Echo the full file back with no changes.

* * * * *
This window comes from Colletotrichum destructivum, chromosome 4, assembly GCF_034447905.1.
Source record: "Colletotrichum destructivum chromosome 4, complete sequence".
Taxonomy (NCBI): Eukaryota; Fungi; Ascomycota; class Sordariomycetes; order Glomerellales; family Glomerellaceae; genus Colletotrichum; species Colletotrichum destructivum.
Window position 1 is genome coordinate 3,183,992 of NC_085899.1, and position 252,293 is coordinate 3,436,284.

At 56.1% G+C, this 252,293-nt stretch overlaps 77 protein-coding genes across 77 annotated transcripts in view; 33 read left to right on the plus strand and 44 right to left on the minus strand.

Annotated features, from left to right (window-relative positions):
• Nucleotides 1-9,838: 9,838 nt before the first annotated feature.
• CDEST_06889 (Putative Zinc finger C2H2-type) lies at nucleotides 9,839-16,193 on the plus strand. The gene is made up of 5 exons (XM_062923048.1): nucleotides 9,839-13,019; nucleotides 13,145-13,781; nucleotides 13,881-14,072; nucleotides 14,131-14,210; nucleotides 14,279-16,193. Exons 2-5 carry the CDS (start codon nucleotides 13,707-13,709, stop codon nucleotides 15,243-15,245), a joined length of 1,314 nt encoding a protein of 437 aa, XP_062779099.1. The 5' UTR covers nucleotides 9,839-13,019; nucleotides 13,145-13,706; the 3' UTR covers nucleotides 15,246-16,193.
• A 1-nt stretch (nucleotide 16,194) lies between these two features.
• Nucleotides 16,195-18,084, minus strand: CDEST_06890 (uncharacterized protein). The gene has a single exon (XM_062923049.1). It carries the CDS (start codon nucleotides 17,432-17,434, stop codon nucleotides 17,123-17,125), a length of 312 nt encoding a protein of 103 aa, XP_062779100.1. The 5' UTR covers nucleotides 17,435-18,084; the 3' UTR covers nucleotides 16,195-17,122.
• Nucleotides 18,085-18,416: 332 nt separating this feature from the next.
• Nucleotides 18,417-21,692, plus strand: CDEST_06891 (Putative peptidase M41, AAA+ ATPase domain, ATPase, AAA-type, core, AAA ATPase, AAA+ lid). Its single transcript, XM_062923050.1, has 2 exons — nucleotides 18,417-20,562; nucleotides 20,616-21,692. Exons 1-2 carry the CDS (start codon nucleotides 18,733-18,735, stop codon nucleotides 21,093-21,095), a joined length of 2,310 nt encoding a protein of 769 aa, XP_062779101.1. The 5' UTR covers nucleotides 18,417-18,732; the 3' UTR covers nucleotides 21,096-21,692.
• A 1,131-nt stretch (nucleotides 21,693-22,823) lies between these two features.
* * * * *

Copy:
This window comes from Colletotrichum destructivum, chromosome 4, assembly GCF_034447905.1.
Source record: "Colletotrichum destructivum chromosome 4, complete sequence".
Taxonomy (NCBI): Eukaryota; Fungi; Ascomycota; class Sordariomycetes; order Glomerellales; family Glomerellaceae; genus Colletotrichum; species Colletotrichum destructivum.
Window position 1 is genome coordinate 3,183,992 of NC_085899.1, and position 252,293 is coordinate 3,436,284.

At 56.1% G+C, this 252,293-nt stretch overlaps 77 protein-coding genes across 77 annotated transcripts in view; 33 read left to right on the plus strand and 44 right to left on the minus strand.

Annotated features, from left to right (window-relative positions):
• Nucleotides 1-9,838: 9,838 nt before the first annotated feature.
• CDEST_06889 (Putative Zinc finger C2H2-type) lies at nucleotides 9,839-16,193 on the plus strand. The gene is made up of 5 exons (XM_062923048.1): nucleotides 9,839-13,019; nucleotides 13,145-13,781; nucleotides 13,881-14,072; nucleotides 14,131-14,210; nucleotides 14,279-16,193. Exons 2-5 carry the CDS (start codon nucleotides 13,707-13,709, stop codon nucleotides 15,243-15,245), a joined length of 1,314 nt encoding a protein of 437 aa, XP_062779099.1. The 5' UTR covers nucleotides 9,839-13,019; nucleotides 13,145-13,706; the 3' UTR covers nucleotides 15,246-16,193.
• A 1-nt stretch (nucleotide 16,194) lies between these two features.
• Nucleotides 16,195-18,084, minus strand: CDEST_06890 (uncharacterized protein). The gene has a single exon (XM_062923049.1). It carries the CDS (start codon nucleotides 17,432-17,434, stop codon nucleotides 17,123-17,125), a length of 312 nt encoding a protein of 103 aa, XP_062779100.1. The 5' UTR covers nucleotides 17,435-18,084; the 3' UTR covers nucleotides 16,195-17,122.
• Nucleotides 18,085-18,416: 332 nt separating this feature from the next.
• Nucleotides 18,417-21,692, plus strand: CDEST_06891 (Putative peptidase M41, AAA+ ATPase domain, ATPase, AAA-type, core, AAA ATPase, AAA+ lid). Its single transcript, XM_062923050.1, has 2 exons — nucleotides 18,417-20,562; nucleotides 20,616-21,692. Exons 1-2 carry the CDS (start codon nucleotides 18,733-18,735, stop codon nucleotides 21,093-21,095), a joined length of 2,310 nt encoding a protein of 769 aa, XP_062779101.1. The 5' UTR covers nucleotides 18,417-18,732; the 3' UTR covers nucleotides 21,096-21,692.
• A 1,131-nt stretch (nucleotides 21,693-22,823) lies between these two features.